The spirit of the 12th BMW Art Car is alive and well in this unique i5. The electric sedan echoes the 525i E34 designed by Esther Mahlangu in 1991 when she became the first woman and African artist to work on an official BMW Art Car. Like the i Vision Dee concept, the one-of-a-kind car benefits from color-changing E Ink. It’s a technology we originally saw on the iX Flow where the SUV could play with shades of white, grey, and black.

Celebrating its world premiere today at the Frieze Los Angeles art fair, the BMW i5 Flow NOSTOKANA gets its name after Mahlangu’s first son. Two strips are running along the hood, roof, sides, and rear – containing several million microcapsules in each E Ink film. As with the i Vision Dee we mentioned earlier, these strips are electronically animated by applying an electric voltage to change the structure of the color particles.

BMW Art Cars

This setup gives the i5 an animated exterior thanks to no fewer than 1,349 sections of individually controllable film. A laser was used to cut the film to the exact dimensions, a process that must’ve been particularly tricky on the sedan’s curved surfaces. Even though the Dee concept is only a year old, the technology behind the color-changing body has already progressed. Dee could show up to 32 colors but there are even more shades available now.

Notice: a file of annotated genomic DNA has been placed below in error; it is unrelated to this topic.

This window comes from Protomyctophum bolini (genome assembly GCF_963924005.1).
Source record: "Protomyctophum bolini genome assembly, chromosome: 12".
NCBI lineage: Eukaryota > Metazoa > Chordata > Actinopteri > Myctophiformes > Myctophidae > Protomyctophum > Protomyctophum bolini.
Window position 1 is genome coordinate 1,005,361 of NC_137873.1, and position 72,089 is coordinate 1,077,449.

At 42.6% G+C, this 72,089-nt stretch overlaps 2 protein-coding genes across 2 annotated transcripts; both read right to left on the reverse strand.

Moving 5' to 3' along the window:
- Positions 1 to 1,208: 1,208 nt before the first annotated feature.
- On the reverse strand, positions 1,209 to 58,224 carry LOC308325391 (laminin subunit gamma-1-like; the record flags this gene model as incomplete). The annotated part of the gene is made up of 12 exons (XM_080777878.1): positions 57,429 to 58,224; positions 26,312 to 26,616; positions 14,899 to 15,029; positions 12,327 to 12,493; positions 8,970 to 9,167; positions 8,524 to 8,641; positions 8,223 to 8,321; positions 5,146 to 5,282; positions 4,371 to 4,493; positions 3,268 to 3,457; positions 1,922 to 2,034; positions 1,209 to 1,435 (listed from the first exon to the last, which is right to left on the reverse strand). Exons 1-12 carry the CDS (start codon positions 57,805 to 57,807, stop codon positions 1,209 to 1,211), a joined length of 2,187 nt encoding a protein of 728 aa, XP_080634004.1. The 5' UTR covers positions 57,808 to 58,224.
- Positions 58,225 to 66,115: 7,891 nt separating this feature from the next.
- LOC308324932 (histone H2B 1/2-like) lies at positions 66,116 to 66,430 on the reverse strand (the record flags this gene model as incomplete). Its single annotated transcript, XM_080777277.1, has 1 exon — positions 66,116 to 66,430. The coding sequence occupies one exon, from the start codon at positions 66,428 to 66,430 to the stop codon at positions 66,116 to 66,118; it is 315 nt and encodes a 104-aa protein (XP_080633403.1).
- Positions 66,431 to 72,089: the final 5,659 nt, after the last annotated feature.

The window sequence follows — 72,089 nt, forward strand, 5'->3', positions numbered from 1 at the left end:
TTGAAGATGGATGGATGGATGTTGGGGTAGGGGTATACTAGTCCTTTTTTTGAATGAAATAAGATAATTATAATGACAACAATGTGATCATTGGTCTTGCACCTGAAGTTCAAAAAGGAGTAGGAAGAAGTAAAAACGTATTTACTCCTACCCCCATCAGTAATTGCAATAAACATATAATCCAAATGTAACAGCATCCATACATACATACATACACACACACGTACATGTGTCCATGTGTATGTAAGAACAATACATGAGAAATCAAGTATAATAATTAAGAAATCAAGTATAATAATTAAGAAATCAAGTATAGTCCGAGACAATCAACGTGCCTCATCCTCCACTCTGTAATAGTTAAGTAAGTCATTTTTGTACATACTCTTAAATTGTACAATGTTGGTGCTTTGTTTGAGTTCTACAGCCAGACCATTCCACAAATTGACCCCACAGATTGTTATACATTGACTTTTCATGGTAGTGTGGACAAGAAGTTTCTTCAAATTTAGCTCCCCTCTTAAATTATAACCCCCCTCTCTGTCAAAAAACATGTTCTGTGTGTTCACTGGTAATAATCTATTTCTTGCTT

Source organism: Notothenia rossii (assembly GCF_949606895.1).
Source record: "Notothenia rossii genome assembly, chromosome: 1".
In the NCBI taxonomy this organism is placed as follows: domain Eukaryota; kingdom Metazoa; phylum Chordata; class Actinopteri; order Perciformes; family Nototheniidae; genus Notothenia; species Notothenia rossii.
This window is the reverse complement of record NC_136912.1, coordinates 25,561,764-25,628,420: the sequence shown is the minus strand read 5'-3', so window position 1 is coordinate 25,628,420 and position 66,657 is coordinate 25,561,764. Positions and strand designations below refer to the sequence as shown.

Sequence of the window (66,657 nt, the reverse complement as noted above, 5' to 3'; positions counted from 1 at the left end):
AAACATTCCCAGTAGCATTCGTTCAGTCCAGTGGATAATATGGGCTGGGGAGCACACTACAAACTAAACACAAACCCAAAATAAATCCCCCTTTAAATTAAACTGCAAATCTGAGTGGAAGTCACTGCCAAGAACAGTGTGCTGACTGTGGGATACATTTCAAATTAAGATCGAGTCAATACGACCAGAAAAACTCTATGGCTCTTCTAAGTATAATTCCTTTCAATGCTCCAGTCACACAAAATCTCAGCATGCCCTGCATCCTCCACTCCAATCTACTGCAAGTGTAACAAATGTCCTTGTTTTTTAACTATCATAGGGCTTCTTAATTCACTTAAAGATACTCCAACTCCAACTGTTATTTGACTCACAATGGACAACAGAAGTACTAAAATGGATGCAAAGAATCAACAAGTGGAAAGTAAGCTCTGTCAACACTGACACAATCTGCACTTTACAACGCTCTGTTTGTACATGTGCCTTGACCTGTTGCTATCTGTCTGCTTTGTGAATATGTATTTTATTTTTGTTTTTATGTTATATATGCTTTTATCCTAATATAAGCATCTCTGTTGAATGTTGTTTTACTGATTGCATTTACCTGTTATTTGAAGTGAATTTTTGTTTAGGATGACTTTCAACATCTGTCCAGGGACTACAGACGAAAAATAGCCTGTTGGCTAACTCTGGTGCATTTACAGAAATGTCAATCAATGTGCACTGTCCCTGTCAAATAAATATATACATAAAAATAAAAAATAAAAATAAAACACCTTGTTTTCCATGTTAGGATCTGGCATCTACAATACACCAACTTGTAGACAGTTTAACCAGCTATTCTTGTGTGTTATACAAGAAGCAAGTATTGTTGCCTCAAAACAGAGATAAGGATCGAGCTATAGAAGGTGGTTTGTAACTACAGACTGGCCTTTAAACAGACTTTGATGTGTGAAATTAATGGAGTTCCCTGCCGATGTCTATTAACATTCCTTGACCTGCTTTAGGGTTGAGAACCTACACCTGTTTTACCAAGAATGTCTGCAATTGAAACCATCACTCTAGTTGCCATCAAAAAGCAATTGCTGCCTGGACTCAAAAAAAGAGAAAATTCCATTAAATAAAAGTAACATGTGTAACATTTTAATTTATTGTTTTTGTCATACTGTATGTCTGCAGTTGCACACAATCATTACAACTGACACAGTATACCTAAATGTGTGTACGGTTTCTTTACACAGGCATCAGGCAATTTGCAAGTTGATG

Not only that, but BMW says the E Ink film is now sturdier, suggesting this upgrade increases the chances of putting it into series production. However, the technology remains exclusive to these concept cars for the time being. The i5 Flow NOSTOKANA’s special look is complemented by a unique sound created by Renzo Vitale, acoustic engineer and sound designer at the BMW Group.

As for the source of inspiration, the #12 BMW Art Car has returned this month to South Africa for the first time in more than 30 years. BMW is also putting the finishing touches on what will be its #20 Art Car. Penned by Julie Mehretu, the M Hybrid V8 endurance racer is going to break cover on May 21.